The plot shown in FIG. 3 is found to be approximately the same as theoretical curves previously developed for 20 gage sheet steel. Other tested materials have also been found to correlate and provide confidence in the validity of the results obtained by utilizing the present invention.
The advantage of utilizing the present invention is that the effects of the low range of vibration frequencies, such as 20-100 Hz can be accurately measured, vis-a-vis the transmission loss in the tested material. Prior to the present invention, the stiffness controlled region of materials between 0 Hz and the first (fundamental) resonant frequency, were not perceived to have variations other than a sharp decrease. However, as can be seen in FIG. 3, there is a distinct variation in the transmission loss characteristics of the tested material over the stiffness controlled region that was not heretofore known or measurable.
Of course the advantage of the present invention is that by utilizing the same materials that will be placed in the vehicle, such as 20 gage sheet steel for a floor pan, various composite damping materials, such as mastics, padding and carpeting, may be tested for their damping effects. By placing such materials on top of diaphragm 22 and running the test over a selected range of frequencies, a Transmission Loss vs. Frequency plot is generated for each composite material to determine which material provides the best damping effects for the particular frequencies that are found to be an annoyance in that particular vehicle. In that manner, the verification of materials supplied to the specifications determined, as the result of the initial testing, can be monitored to insure that the acoustical damping properties remain consistent.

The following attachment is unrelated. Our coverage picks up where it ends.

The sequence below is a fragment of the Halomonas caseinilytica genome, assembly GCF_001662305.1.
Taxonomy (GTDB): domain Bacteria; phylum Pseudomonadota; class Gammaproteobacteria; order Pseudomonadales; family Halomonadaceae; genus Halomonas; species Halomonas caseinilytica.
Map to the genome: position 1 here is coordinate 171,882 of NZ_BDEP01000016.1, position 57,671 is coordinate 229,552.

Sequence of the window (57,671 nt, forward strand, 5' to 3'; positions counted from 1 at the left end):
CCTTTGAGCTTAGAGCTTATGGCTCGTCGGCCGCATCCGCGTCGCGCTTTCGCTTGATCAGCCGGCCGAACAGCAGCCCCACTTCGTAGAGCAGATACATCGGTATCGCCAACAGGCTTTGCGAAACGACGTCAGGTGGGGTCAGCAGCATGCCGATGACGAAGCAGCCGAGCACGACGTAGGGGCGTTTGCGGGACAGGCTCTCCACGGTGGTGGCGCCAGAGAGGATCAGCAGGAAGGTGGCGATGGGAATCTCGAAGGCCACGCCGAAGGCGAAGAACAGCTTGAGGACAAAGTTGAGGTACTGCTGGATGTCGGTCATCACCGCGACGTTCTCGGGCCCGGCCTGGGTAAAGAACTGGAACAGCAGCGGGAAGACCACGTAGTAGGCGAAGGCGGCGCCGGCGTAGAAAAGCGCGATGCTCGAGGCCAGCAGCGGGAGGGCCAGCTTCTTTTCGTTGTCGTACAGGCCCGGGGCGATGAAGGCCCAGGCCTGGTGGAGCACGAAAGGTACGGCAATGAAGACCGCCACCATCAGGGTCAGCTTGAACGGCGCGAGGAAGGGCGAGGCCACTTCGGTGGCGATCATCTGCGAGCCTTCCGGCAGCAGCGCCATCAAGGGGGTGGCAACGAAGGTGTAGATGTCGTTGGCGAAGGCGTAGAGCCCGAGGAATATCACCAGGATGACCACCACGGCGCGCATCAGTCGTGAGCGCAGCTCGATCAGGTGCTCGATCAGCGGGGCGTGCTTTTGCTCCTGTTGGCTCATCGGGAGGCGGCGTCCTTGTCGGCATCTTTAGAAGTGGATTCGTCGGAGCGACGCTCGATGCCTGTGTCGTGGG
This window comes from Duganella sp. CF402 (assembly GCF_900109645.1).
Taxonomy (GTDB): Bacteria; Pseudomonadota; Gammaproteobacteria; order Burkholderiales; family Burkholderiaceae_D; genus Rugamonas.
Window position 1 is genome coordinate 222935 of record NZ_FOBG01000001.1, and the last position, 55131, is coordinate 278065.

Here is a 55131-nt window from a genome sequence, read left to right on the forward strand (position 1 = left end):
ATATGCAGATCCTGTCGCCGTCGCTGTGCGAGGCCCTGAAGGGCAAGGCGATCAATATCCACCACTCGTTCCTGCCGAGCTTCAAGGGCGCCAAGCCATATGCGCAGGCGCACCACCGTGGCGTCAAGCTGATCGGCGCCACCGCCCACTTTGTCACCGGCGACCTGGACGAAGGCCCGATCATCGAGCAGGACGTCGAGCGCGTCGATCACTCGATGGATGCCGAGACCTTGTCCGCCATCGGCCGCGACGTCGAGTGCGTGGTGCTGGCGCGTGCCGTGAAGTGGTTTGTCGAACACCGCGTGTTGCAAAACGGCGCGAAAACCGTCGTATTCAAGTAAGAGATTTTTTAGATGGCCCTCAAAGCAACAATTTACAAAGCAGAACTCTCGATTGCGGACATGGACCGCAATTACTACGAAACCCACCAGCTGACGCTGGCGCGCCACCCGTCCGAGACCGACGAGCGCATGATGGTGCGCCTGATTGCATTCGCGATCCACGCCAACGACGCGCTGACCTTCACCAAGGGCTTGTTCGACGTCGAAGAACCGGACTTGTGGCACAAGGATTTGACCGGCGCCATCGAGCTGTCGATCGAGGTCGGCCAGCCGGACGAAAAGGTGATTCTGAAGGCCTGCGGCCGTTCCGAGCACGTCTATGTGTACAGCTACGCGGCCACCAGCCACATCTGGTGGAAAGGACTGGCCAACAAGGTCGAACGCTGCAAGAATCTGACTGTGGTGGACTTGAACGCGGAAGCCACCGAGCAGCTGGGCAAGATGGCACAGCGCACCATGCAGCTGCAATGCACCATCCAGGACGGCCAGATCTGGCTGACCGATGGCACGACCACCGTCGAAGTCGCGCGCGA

While the aforementioned invention is shown as utilized in a chamber which consists of two separate enclosures that are bolted together, it is perceived that others may develop mounting techniques for the speaker which eliminate the need for two separate enclosures so that a single enclosure structure may be utilized with two defined chambers.
It is further seen that many other modifications and variations may be implemented without departing from the scope of the novel concept of this invention. Therefore, it is intended by the appended claims to cover all such modifications and variations which fall within the true spirit and scope of the invention.
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|Citing Patent||Filing date||Publication date||Applicant||Title|
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|US20110192231 *||Jun 26, 2009||Aug 11, 2011||Jean-Pierre Dalmont||Acoustic impedance sensor designed to measure the input acoustic impedance of a waveguide|
|US20150362361 *||Aug 26, 2015||Dec 17, 2015||Noiseout Inc.||Method of estimating path(s) of acoustic or thermal leakage of an object and method of estimating path(s) of transmission loss of an object, using a sound focusing mechanism|
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|WO2010003840A2 *||Jun 26, 2009||Jan 14, 2010||Universite Du Maine||Acoustic impedance sensor designed to measure the input acoustic impedance of a waveguide|
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|U.S. Classification||73/589, 73/645, 73/49.2|
|Mar 1, 1982||AS||Assignment|
Owner name: FORD MOTOR COMPANY, DEARBORN, MI. A CORP. OF DE.
Free format text: ASSIGNMENT OF ASSIGNORS INTEREST.;ASSIGNOR:STRIBLING, JOHN L.;REEL/FRAME:003951/0087
Effective date: 19810813
Owner name: FORD MOTOR COMPANY, A CORP. OF DE., MICHIGAN
Free format text: ASSIGNMENT OF ASSIGNORS INTEREST;ASSIGNOR:STRIBLING, JOHN L.;REEL/FRAME:003951/0087
Effective date: 19810813
Owner name: FORD MOTOR COMPANY, MICHIGAN
Free format text: ASSIGNMENT OF ASSIGNORS INTEREST;ASSIGNOR:STRIBLING, JOHN L.;REEL/FRAME:003951/0087
Effective date: 19810813
|Oct 3, 1986||FPAY||Fee payment|
Year of fee payment: 4
|Mar 12, 1991||REMI||Maintenance fee reminder mailed|
|Aug 11, 1991||LAPS||Lapse for failure to pay maintenance fees|
|Oct 22, 1991||FP||Expired due to failure to pay maintenance fee|
Effective date: 19910811